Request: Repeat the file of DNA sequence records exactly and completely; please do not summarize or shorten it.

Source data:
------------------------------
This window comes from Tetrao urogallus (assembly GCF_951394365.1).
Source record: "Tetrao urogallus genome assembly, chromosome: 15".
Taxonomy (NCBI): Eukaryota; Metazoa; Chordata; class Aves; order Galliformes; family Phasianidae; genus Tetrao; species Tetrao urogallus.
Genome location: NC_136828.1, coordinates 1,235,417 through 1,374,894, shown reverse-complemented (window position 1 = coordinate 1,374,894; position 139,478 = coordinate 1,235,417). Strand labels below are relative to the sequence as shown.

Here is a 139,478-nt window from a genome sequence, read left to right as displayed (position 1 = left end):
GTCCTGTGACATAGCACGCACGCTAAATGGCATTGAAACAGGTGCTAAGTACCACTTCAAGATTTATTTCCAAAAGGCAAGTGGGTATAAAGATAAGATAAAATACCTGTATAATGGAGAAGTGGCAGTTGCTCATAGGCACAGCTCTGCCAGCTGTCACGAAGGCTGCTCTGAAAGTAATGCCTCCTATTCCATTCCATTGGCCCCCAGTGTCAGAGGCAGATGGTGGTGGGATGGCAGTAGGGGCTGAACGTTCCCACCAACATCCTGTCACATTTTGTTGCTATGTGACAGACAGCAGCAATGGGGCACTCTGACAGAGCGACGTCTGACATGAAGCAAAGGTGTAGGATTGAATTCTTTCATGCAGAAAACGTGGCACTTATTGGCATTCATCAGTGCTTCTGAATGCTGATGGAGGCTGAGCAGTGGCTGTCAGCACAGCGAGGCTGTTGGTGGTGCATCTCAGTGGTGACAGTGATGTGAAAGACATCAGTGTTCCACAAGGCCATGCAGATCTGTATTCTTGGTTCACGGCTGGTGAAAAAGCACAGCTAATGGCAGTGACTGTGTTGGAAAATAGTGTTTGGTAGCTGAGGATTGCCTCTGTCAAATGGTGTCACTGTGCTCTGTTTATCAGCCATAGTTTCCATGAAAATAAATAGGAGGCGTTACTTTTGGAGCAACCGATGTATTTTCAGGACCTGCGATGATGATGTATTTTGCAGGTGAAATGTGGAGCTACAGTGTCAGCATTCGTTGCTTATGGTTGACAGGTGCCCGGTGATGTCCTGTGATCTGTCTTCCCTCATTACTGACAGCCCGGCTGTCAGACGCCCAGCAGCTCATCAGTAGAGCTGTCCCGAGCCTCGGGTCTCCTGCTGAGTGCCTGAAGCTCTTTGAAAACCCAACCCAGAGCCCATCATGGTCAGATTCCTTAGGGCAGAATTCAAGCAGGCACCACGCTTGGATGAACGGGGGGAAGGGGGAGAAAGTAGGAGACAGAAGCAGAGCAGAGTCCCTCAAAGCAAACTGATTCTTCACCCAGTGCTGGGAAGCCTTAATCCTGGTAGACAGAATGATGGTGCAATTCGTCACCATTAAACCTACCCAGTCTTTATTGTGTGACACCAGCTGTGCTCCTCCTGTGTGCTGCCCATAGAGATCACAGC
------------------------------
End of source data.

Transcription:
This window comes from Tetrao urogallus (assembly GCF_951394365.1).
Source record: "Tetrao urogallus genome assembly, chromosome: 15".
Taxonomy (NCBI): Eukaryota; Metazoa; Chordata; class Aves; order Galliformes; family Phasianidae; genus Tetrao; species Tetrao urogallus.
Genome location: NC_136828.1, coordinates 1,235,417 through 1,374,894, shown reverse-complemented (window position 1 = coordinate 1,374,894; position 139,478 = coordinate 1,235,417). Strand labels below are relative to the sequence as shown.

Here is a 139,478-nt window from a genome sequence, read left to right as displayed (position 1 = left end):
GTCCTGTGACATAGCACGCACGCTAAATGGCATTGAAACAGGTGCTAAGTACCACTTCAAGATTTATTTCCAAAAGGCAAGTGGGTATAAAGATAAGATAAAATACCTGTATAATGGAGAAGTGGCAGTTGCTCATAGGCACAGCTCTGCCAGCTGTCACGAAGGCTGCTCTGAAAGTAATGCCTCCTATTCCATTCCATTGGCCCCCAGTGTCAGAGGCAGATGGTGGTGGGATGGCAGTAGGGGCTGAACGTTCCCACCAACATCCTGTCACATTTTGTTGCTATGTGACAGACAGCAGCAATGGGGCACTCTGACAGAGCGACGTCTGACATGAAGCAAAGGTGTAGGATTGAATTCTTTCATGCAGAAAACGTGGCACTTATTGGCATTCATCAGTGCTTCTGAATGCTGATGGAGGCTGAGCAGTGGCTGTCAGCACAGCGAGGCTGTTGGTGGTGCATCTCAGTGGTGACAGTGATGTGAAAGACATCAGTGTTCCACAAGGCCATGCAGATCTGTATTCTTGGTTCACGGCTGGTGAAAAAGCACAGCTAATGGCAGTGACTGTGTTGGAAAATAGTGTTTGGTAGCTGAGGATTGCCTCTGTCAAATGGTGTCACTGTGCTCTGTTTATCAGCCATAGTTTCCATGAAAATAAATAGGAGGCGTTACTTTTGGAGCAACCGATGTATTTTCAGGACCTGCGATGATGATGTATTTTGCAGGTGAAATGTGGAGCTACAGTGTCAGCATTCGTTGCTTATGGTTGACAGGTGCCCGGTGATGTCCTGTGATCTGTCTTCCCTCATTACTGACAGCCCGGCTGTCAGACGCCCAGCAGCTCATCAGTAGAGCTGTCCCGAGCCTCGGGTCTCCTGCTGAGTGCCTGAAGCTCTTTGAAAACCCAACCCAGAGCCCATCATGGTCAGATTCCTTAGGGCAGAATTCAAGCAGGCACCACGCTTGGATGAACGGGGGGAAGGGGGAGAAAGTAGGAGACAGAAGCAGAGCAGAGTCCCTCAAAGCAAACTGATTCTTCACCCAGTGCTGGGAAGCCTTAATCCTGGTAGACAGAATGATGGTGCAATTCGTCACCATTAAACCTACCCAGTCTTTATTGTGTGACACCAGCTGTGCTCCTCCTGTGTGCTGCCCATAGAGATCACAGC